Jim & Bob's Palatial Baseball Blog

Tuesday, March 04, 2008

Houston Astros 2008 Preview: Houston, We Have a Whole Pot Full of Problems

2007...the year that sucked/was groovy (pick one)

After a run of ten winning seasons in eleven years which included a World Series appearance, the Houston Astros turned the 2007 season into a preview of a spy satellite gone bad. Their trajectory started well, playing .500 ball at 21-21 as late as May 19. Orbit immediately decayed from that point as they lost ten straight and fell permanently out of the pennant race. They were double digits to the rear by June 20 and had only one winning month, August, when they played a rousing 15-14. Rather than begin to rebuild, management allowed zombie Craig Biggio to remain in the lineup for 141 sub replacement level games in order to achieve a personal milestone before retiring, and obtained 32 year old former star Miguel Tejada and 30 year old mediocrity Ty Wiggington to replace the left side of the infield and 32 year old Kaz Matsui to replace Biggio.

They can put it on the board, yes! no! maybe!

The Juice Box is known as a hitters park, but was actually a big help to pitchers in 2007, reducing offense by about 5%. Astros hitters didn't really notice; they were bad at home and on the road. The Astros finished 13th in the league in runs scored despite having four regulars who each slugged better than .500. How is that possible, you might well ask? Start by looking in the direction of Biggio, who wa permitted to bat leadoff much of the year despite a .285 on base percentage, in order to maximize his chances of reaching 3000 career hits. Remember that the next time that team management tells you that it's wrong for players to be more concerned about personal numbers than about the success of the team. Shortstop Adam Everett hit .232/.281/.318 and catcher Brad Ausmus, whose continued employment by a major league team defies any logical explanation, batted his usual .235/.318/.324.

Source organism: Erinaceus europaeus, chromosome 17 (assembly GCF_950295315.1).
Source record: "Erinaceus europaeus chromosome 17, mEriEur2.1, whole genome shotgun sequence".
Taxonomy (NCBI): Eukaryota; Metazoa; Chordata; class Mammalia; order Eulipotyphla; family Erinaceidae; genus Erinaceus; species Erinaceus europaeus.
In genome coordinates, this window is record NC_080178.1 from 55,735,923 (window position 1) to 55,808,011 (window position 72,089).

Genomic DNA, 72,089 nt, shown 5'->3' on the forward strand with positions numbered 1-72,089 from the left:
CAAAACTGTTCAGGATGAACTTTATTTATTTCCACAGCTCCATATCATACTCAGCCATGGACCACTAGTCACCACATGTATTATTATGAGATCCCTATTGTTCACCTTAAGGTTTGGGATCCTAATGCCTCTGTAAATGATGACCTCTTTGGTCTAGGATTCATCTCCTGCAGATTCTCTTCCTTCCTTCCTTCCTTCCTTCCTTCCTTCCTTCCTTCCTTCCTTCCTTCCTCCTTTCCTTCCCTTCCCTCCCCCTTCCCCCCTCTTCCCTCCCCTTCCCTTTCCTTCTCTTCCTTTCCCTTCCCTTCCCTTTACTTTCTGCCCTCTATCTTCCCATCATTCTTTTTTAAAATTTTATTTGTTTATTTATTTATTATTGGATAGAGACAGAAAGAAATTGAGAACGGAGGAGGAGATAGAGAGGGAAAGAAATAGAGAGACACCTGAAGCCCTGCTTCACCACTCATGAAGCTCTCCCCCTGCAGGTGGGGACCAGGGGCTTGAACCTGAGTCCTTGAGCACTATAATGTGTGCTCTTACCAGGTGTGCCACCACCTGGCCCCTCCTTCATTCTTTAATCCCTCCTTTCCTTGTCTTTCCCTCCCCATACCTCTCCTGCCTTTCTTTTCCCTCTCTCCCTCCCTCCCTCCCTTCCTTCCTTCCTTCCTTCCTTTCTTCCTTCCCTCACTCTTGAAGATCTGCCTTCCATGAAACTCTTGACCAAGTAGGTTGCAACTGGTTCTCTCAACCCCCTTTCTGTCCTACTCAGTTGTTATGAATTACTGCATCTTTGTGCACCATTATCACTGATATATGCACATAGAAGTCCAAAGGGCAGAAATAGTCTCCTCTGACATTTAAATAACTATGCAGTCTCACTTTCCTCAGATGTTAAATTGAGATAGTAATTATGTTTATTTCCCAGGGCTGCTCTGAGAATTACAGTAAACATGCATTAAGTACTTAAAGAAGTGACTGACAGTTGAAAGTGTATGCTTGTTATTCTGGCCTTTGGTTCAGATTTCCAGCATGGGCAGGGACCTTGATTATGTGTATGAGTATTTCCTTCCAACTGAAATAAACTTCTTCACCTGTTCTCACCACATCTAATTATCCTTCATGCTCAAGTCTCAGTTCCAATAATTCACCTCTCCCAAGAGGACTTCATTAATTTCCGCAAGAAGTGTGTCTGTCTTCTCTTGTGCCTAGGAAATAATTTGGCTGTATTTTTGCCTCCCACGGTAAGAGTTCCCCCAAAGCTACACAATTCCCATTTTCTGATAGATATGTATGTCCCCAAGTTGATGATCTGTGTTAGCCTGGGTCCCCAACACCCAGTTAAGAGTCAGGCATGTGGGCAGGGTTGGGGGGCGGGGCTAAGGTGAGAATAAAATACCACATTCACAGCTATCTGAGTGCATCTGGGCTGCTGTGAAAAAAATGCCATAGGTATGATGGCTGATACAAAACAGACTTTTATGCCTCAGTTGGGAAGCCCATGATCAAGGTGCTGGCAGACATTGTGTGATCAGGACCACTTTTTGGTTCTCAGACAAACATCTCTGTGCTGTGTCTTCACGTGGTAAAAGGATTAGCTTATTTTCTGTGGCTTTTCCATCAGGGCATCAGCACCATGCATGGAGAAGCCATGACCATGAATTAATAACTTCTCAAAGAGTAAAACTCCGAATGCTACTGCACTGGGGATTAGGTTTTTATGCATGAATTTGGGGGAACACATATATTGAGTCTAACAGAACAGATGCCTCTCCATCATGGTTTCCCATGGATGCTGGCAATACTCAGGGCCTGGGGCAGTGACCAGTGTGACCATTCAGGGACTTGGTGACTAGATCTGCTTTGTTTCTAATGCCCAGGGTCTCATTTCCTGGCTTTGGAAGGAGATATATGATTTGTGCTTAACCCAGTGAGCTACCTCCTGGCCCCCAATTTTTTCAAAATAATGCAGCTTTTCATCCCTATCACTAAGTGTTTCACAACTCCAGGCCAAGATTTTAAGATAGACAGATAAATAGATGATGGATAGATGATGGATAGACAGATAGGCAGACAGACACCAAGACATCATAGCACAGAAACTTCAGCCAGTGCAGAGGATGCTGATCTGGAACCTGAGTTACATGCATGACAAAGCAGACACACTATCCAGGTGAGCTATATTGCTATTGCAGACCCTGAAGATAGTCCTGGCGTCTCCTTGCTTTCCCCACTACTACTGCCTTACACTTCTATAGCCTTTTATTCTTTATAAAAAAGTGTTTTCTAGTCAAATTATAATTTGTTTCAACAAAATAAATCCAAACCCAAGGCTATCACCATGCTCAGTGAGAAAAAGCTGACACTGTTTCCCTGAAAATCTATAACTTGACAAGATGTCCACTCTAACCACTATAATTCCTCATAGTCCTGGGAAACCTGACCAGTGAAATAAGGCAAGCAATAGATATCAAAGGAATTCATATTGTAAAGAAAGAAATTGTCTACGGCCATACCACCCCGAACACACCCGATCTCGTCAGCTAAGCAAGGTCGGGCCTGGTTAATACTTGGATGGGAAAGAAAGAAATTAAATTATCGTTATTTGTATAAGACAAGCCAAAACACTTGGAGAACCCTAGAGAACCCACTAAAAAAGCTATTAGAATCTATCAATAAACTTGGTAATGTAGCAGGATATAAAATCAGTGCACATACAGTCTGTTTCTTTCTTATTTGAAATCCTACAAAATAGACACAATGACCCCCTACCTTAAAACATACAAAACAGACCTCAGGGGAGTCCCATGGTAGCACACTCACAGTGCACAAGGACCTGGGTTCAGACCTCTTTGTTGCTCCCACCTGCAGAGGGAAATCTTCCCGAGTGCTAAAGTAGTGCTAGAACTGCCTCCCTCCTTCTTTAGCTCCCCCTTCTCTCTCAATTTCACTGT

CF Michael Bourn
2B Kaz Matsui
SS Miguel Tejada
1B Lance Berkman
LF Carlos Lee
RF Hunter Pence
3B Ty Wiggington
C J. R. Towles